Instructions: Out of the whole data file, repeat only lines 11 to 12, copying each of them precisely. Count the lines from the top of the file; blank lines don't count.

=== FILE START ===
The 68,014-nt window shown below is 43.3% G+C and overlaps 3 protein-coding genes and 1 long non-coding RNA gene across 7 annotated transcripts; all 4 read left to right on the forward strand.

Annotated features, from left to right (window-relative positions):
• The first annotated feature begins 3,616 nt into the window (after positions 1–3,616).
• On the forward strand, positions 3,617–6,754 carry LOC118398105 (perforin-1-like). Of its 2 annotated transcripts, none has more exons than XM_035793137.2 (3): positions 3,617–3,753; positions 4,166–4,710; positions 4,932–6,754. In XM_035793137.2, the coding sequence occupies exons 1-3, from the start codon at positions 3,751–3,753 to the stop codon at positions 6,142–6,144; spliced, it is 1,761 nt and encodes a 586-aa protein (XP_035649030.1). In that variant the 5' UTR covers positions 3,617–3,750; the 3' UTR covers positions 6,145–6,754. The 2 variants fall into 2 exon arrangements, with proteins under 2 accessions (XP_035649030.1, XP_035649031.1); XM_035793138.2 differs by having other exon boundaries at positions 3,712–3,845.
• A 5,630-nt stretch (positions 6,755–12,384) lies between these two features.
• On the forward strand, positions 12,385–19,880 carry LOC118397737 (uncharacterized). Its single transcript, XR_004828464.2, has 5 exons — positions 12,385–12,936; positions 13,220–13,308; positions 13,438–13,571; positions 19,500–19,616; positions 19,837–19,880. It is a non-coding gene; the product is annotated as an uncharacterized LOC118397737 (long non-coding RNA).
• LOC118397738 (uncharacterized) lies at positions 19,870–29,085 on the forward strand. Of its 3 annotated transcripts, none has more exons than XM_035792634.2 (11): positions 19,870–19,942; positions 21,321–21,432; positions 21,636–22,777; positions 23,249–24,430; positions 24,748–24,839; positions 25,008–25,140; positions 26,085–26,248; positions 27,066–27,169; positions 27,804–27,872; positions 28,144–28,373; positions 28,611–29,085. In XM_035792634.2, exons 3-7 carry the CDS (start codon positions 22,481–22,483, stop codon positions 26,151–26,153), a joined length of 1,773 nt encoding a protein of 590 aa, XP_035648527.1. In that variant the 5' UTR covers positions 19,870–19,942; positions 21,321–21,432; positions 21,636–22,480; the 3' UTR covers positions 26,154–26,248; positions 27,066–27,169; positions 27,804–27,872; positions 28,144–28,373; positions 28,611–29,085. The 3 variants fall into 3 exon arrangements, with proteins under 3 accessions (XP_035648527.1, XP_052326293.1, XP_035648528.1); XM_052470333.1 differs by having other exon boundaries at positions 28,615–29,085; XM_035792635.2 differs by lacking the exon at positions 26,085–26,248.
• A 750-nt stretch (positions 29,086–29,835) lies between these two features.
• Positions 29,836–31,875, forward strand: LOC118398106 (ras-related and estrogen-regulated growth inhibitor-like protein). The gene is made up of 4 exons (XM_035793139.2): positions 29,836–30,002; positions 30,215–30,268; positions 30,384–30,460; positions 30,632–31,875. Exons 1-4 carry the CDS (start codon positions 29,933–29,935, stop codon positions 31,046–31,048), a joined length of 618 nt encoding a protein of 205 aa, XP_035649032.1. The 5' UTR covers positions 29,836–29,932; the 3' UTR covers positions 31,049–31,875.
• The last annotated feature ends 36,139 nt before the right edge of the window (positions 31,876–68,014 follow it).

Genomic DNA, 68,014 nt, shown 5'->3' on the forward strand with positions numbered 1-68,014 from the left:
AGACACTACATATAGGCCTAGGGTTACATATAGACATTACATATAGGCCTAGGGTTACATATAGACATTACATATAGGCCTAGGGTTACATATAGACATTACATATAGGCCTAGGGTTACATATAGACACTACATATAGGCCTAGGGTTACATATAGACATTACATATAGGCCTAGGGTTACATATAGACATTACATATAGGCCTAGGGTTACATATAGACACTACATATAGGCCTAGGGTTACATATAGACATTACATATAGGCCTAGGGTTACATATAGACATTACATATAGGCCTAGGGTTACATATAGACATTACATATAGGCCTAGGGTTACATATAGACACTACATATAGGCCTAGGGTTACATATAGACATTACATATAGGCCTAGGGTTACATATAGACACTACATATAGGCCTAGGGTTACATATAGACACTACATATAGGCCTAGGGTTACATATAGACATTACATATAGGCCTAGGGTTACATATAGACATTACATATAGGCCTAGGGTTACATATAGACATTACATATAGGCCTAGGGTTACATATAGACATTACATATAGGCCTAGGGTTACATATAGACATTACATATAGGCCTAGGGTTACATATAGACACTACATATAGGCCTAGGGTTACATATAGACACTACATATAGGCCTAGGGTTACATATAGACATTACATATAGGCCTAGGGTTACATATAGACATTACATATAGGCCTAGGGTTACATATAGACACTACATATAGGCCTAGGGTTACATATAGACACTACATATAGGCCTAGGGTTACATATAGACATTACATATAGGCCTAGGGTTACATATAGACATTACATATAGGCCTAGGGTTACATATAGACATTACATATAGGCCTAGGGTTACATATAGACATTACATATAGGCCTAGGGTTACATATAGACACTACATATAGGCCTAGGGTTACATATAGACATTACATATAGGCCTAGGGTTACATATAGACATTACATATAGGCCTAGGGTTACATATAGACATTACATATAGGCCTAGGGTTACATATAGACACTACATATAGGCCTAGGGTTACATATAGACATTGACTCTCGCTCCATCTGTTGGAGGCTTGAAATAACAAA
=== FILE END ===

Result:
Genomic DNA, 68,014 nt, shown 5'->3' on the forward strand with positions numbered 1-68,014 from the left:
AGACACTACATATAGGCCTAGGGTTACATATAGACATTACATATAGGCCTAGGGTTACATATAGACATTACATATAGGCCTAGGGTTACATATAGACATTACATATAGGCCTAGGGTTACATATAGACACTACATATAGGCCTAGGGTTACATATAGACATTACATATAGGCCTAGGGTTACATATAGACATTACATATAGGCCTAGGGTTACATATAGACACTACATATAGGCCTAGGGTTACATATAGACATTACATATAGGCCTAGGGTTACATATAGACATTACATATAGGCCTAGGGTTACATATAGACATTACATATAGGCCTAGGGTTACATATAGACACTACATATAGGCCTAGGGTTACATATAGACATTACATATAGGCCTAGGGTTACATATAGACACTACATATAGGCCTAGGGTTACATATAGACACTACATATAGGCCTAGGGTTACATATAGACATTACATATAGGCCTAGGGTTACATATAGACATTACATATAGGCCTAGGGTTACATATAGACATTACATATAGGCCTAGGGTTACATATAGACATTACATATAGGCCTAGGGTTACATATAGACATTACATATAGGCCTAGGGTTACATATAGACACTACATATAGGCCTAGGGTTACATATAGACACTACATATAGGCCTAGGGTTACATATAGACATTACATATAGGCCTAGGGTTACATATAGACATTACATATAGGCCTAGGGTTACATATAGACACTACATATAGGCCTAGGGTTACATATAGACACTACATATAGGCCTAGGGTTACATATAGACATTACATATAGGCCTAGGGTTACATATAGACATTACATATAGGCCTAGGGTTACATATAGACATTACATATAGGCCTAGGGTTACATATAGACATTACATATAGGCCTAGGGTTACATATAGACACTACATATAGGCCTAGGGTTACATATAGACATTACATATAGGCCTAGGGTTACATATAGACATTACATATAGGCCTAGGGTTACATATAGACATTACATATAGGCCTAGGGTTACATATAGACACTACATATAGGCCTAGGGTTACATATAGACATTGACTCTCGCTCCATCTGTTGGAGGCTTGAAATAACAAA